The Boston bombings were a dark tragedy, without question. They represented a moral failing that we so often forget is present in the thread of daily life, and three people lost their lives. Although the occurrence was probably the most talked about news item this week, very little attention was given to the victims of both the bomb itself – and the highly irresponsible media aftermath.
First, almost immediately, news outlets such as CNN and Fox News reported that the “person of interest” was a Saudi national. Not only was he injured in the blast, but there was nothing suspicious about his demeanor to suggest any criminal activity. Next, the New York Post put a 17-year-old Moroccan track runner, Sulahaddin Barhoum, on its cover. His photo spread like wildfire for no other reason than, perhaps, the color of his skin. He attended the race because he plans to run his first marathon in September, and wanted to watch the Boston race “for real.” He denied any involvement and said, “I was terrified, I have never been in trouble and I feared for my security.” Not only did this rash move put him and his family in grave danger, but it is sure to follow him for years to come, if not for the rest of his life.
Such lax journalism did much more than slander two innocents, however. It fueled a vicious backlash against Muslims and the Muslim community. Abdullah Faruque, a Bengladeshi network engineer, was at an Applebees on April 15th when he was attacked by a group of men. Only when he arrived home with a dislocated shoulder did he hear about the bombing at the Boston Marathon and understand why he was accosted.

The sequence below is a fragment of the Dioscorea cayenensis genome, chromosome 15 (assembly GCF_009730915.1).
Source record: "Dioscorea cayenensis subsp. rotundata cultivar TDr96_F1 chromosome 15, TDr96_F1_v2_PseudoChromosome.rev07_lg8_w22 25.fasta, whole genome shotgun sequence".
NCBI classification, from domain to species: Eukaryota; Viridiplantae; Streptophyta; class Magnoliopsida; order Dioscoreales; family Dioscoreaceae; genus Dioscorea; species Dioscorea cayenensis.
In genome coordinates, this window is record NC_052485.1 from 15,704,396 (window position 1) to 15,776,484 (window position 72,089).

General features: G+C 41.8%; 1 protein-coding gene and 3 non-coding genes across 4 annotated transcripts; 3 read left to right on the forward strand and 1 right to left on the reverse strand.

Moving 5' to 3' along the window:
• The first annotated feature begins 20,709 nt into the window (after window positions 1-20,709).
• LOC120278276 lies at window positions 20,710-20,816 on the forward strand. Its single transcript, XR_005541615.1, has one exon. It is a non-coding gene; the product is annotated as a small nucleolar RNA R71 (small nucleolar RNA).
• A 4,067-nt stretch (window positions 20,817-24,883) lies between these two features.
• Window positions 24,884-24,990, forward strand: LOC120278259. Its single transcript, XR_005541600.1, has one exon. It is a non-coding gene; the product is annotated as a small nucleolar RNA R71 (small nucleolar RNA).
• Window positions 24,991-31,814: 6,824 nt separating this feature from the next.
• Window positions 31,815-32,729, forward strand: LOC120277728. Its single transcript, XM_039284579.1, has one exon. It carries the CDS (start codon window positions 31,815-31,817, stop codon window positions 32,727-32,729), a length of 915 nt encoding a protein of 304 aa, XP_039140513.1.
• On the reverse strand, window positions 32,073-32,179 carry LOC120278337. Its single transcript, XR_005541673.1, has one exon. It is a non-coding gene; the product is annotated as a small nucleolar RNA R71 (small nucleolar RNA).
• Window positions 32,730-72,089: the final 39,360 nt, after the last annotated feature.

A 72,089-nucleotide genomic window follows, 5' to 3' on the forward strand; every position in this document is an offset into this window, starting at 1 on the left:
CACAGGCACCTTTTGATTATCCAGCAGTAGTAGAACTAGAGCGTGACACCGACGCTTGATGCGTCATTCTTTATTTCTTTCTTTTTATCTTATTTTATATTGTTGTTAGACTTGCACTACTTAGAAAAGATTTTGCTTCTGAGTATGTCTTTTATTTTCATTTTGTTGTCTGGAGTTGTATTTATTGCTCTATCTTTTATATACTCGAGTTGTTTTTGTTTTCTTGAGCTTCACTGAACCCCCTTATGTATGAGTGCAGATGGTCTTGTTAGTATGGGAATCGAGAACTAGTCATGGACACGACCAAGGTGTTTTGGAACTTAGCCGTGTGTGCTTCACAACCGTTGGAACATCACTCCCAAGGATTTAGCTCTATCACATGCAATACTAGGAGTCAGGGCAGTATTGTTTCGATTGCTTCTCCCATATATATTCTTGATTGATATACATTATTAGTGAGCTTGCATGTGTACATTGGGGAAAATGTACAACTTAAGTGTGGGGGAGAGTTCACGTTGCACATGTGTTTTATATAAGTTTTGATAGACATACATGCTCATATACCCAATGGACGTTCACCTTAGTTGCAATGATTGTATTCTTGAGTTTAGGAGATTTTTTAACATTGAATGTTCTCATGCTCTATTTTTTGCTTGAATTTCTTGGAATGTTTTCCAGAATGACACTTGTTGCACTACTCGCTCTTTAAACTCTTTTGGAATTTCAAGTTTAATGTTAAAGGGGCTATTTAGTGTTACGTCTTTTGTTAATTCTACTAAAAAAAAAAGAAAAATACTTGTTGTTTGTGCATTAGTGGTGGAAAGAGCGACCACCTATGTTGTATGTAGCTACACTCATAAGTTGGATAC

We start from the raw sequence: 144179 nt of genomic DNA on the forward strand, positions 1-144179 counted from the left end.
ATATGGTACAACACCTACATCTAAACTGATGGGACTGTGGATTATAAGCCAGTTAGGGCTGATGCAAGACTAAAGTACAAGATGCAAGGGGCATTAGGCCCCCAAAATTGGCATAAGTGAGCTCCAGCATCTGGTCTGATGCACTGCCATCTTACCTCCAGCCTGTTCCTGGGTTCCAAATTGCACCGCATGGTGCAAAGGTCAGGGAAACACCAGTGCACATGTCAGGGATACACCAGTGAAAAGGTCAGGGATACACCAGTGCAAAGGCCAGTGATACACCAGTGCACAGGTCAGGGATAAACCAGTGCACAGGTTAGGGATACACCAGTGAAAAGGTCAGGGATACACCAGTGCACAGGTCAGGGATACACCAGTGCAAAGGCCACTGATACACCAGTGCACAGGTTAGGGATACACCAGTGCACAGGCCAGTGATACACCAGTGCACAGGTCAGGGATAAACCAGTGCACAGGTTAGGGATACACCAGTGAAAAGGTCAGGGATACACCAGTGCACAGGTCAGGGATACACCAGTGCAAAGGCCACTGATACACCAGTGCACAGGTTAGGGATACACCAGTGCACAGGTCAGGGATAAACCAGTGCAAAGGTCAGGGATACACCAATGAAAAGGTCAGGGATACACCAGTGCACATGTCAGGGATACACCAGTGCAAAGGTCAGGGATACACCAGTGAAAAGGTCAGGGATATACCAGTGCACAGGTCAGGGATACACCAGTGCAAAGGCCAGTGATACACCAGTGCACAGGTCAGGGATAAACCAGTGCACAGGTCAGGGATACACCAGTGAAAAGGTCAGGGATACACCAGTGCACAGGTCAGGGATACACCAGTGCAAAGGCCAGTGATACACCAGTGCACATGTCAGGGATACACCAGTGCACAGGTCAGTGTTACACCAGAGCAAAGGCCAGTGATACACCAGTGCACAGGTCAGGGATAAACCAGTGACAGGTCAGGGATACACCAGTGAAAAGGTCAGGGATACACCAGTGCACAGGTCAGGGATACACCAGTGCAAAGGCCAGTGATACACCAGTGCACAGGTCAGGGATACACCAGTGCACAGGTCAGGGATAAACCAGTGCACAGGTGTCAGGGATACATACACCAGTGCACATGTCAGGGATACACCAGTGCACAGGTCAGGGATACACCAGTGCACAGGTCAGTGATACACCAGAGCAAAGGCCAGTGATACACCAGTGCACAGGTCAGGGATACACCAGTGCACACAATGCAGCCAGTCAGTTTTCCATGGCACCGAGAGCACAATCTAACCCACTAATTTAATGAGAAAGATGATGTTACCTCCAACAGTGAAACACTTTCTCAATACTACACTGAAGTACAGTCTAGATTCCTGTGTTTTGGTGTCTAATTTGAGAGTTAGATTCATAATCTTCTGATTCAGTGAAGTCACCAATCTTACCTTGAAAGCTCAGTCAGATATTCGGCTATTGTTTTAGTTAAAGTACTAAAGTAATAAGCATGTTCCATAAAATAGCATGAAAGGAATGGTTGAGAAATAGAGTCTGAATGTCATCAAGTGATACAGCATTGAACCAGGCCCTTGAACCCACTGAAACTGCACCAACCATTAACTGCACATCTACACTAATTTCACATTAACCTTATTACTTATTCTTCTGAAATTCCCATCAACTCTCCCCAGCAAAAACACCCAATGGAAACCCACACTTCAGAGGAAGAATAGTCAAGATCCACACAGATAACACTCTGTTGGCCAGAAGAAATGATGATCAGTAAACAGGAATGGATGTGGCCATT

On April 18th in Malden, Massachusetts, a 26-year-old hijabi physician was pushing her daughter in a stroller when she was punched in the shoulder by a man who screamed, “(Expletive) you. (Expletive) you Muslims, you are terrorists, you are the ones who made the Boston explosion.” The Malden police department arrived at the scene and soothed her, and shortly afterwards Mayor Christenson called her at her home.
As if that wasn’t enough, on April 19th a Cambridge mosque site was vandalized with derogatory messages: “For the murderous scum bags. What were you thinking? Hitler tried terror and failed as will you.” The graffiti has now been painted over.
These cases are a minuscule representation of the inevitable waves of hate that result from irresponsible journalism. And now that the current live suspect has been identified as a Chechen Muslim, Fox News has declared that the “ties between Islamic extremist groups and Chechnya” are “well-documented,” and the notion of ‘Islamic radicalism’ has once again gripped the nation.
Though theories are rampant about whether the man and his late brother actually committed the crime, every major news network seems set and decided on their motives. The sensationalism no doubt generates high readership, clear because the Boston bombing has been extensively analyzed and even minor developments continue to make headlines. But on a fundamental level, it threatens the safety and livelihood of Muslims everywhere. There is an evident desire to categorize. People want to put a name, face, and label to hate and crime, in order for it to be easily eradicated. There is this hope that it is possible to spot evil in a crowd and eliminate it before tragedies like the Boston bombing occur. But it can be found ANYWHERE, and disservice is too forgiving a word to describe what the media has done to Islam and Muslims. Even nonwhite non-Muslims have something to fear, as evidenced by the senseless murders of Sikhs in the past and their present concern.
It is unfortunate that some Muslims have turned to apology for crimes that we have not committed and do not endorse or condone. One only has to open the Quran to find messages of peace and forgiveness, and we should not let these callous voices drown us out, nor should we allow for the degradation of our beautiful religion.
“And the servants of Most Gracious (God) are those who walk on the earth in humility, and when the ignorant address them, they say ‘Peace!'” (Quran 25:63)